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#7 of 23 Old 01-15-2010, 04:34 PM
 
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I think you should use whichever word works best for you.
I'm sure your midwives would be happy to comply.
Me, I was so far off in laborland I don't think I was calling them anything at all.

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#8 of 23 Old 01-15-2010, 05:19 PM
 
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Well, they feel more like contractions to me than rushes, so...

I don't remember discussing them much in labor though. I've only had about 30 minutes of early labor between two births, and when I'm in active labor, it's pretty obvious that I'm having a contraction, so it's not too necessary to announce it, kwim? The only time I remember it being discussed was with my first, when my mw was telling me what to do with the next pushing contraction.

I'm all about looking at birth from a different perspective (and I do), but I never thought about that particular terminology before now (I obviously still have yet to read any Ina May books! )...I guess I'd be just as okay with calling them labor pains, because for me, that's what they are!

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#9 of 23 Old 01-15-2010, 06:31 PM
 
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in hypnobirthing they use the term "pressure waves" if that helps

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#10 of 23 Old 01-15-2010, 06:51 PM
 
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I've heard them called waves as well before. Honestly, I never really thought so much about naming them and what name I'd prefer. Interesting thought. With my first my water broke at home, so no need to time the contractions or anything - we knew she was going to be born that day, one way or another. And since my other two were inductions, it really didn't matter either. I think when I did refer to them it was more like "ooo this is a big one" or "here comes another"...

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#11 of 23 Old 01-15-2010, 07:06 PM
 
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Not in your DDC, but saw your post and wanted to offer another suggestion:

If neither seems to fit, what about calling them "waves" or "surges"? I like "surges" because I associate it with "surging forward", progress, etc.

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#12 of 23 Old 01-15-2010, 07:33 PM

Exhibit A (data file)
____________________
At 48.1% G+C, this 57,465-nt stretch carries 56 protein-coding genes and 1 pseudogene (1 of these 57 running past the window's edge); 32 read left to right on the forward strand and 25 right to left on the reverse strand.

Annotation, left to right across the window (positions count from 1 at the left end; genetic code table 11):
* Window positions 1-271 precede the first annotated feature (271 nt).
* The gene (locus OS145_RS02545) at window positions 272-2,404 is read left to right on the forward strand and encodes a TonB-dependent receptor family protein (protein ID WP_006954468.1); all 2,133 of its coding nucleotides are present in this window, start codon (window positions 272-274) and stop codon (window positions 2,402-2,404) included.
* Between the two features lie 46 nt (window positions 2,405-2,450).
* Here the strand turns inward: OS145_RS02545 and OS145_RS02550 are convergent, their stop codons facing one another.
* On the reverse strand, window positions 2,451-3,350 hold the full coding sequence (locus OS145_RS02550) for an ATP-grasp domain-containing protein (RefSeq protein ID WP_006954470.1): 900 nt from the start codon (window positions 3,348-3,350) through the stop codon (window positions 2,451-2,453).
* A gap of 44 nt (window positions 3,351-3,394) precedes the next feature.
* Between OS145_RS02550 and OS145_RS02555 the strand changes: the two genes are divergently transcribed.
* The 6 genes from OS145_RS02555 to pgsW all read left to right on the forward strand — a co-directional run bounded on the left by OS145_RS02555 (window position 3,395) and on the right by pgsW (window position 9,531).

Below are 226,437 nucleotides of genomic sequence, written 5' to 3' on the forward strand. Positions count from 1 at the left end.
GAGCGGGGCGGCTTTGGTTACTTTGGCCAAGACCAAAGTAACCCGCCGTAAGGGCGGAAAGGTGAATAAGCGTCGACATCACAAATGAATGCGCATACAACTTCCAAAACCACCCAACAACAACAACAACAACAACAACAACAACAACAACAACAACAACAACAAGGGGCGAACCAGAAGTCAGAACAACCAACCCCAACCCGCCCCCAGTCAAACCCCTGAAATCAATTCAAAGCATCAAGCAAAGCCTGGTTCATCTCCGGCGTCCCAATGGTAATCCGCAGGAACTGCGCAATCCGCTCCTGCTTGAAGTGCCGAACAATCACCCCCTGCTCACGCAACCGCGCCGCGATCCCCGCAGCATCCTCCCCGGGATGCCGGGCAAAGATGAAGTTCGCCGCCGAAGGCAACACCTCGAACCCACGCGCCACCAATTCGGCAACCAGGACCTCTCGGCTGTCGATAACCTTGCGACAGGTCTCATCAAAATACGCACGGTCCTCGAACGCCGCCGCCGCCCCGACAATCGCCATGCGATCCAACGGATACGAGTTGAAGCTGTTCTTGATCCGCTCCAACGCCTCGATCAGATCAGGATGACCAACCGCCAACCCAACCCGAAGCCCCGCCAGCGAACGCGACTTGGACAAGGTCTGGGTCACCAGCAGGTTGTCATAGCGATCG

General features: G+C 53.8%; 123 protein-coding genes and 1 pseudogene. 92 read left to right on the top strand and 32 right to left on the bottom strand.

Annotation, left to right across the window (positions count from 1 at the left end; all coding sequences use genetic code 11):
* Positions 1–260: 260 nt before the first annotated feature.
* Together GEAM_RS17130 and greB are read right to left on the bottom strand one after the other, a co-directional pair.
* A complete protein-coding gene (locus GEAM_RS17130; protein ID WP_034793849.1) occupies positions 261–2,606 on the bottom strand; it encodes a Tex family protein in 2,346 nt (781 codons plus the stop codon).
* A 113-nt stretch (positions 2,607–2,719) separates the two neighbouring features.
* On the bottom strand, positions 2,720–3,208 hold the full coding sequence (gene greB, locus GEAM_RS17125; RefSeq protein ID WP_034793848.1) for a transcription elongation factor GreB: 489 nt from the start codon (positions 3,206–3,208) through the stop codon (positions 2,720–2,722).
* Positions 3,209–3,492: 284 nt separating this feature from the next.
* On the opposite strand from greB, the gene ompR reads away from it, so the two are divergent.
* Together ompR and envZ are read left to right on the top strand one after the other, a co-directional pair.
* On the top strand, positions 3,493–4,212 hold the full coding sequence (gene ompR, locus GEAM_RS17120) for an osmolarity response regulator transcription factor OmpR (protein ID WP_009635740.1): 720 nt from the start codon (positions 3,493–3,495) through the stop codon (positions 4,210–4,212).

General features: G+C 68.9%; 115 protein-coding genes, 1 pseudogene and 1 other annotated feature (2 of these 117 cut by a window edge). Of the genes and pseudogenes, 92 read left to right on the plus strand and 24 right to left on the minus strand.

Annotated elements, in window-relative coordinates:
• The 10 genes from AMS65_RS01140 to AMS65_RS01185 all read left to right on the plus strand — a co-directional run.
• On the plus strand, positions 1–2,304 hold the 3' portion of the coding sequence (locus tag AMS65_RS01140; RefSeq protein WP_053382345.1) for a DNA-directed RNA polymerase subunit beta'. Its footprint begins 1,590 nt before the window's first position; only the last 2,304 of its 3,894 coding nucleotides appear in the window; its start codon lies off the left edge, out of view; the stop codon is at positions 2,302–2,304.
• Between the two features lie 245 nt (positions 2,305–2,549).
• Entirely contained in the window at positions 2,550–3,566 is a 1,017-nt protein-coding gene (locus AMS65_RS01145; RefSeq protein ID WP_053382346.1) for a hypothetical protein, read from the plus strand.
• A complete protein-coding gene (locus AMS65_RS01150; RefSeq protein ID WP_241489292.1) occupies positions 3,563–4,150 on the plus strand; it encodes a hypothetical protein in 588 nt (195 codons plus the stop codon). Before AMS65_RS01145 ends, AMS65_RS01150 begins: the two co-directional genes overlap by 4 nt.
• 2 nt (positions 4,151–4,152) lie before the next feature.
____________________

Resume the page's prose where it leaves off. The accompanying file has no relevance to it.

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I'm doing hypnobabies and they call them pressure waves, which is what I've been calling them in my mind. Out loud I still say contraction because that doesn't really have a negative image to me. My finger muscles are contracting and relaxing right now in order for me to type this. Most bodily movement, including your heartbeat, involves muscles contracting. So I don't really connect contraction with pain, but that's just me.
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#13 of 23 Old 01-15-2010, 07:50 PM
 
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I totally know what you mean, Katie! I've been wishing for the "perfect" word for 5 pregnancies now. I personally feel dorky trying to change the status quo, even when part of me thinks it should be changed, you know? My first and second pregnancies I tried to use "rush" or "surge" and just discovered that not only did I feel foolish, but it made no difference whatsoever in the people around me! The OB and nurses with my first didn't even pretend to care about my preference, and with my second, my midwife said she'd use whatever word I preferred, but when it came to actual labor, she reverted to the language that was normal/comfortable for her.

And I certainly didn't fault her for that.

Honestly, what helped me was to reframe the word "contraction" so that it lost it's power to make me feel tense. That might not work for you, but it helped me to just take the sting out of the word, remove the emotion and just leave the bare description--muscles contract and release. The uterus is a muscle. Ergo, it contracts and releases, in turns, to do it's work. Just like my biceps when I lift something....contract and release...tighten and relax.....each is essential to the other for the process to be effective.

Taking the focus off the "contraction" and putting it more onto the whole muscle cycle of contract-and-release was very helpful to me. The contraction is just half of it. Kinda like a clock, there's a tick and a tock, they go hand in hand.

I think it also helps that the end of the cycle is the "release" so the natural tension that is built up (physically, emotionally, psychologically) has a natural outlet when you can frame it that way.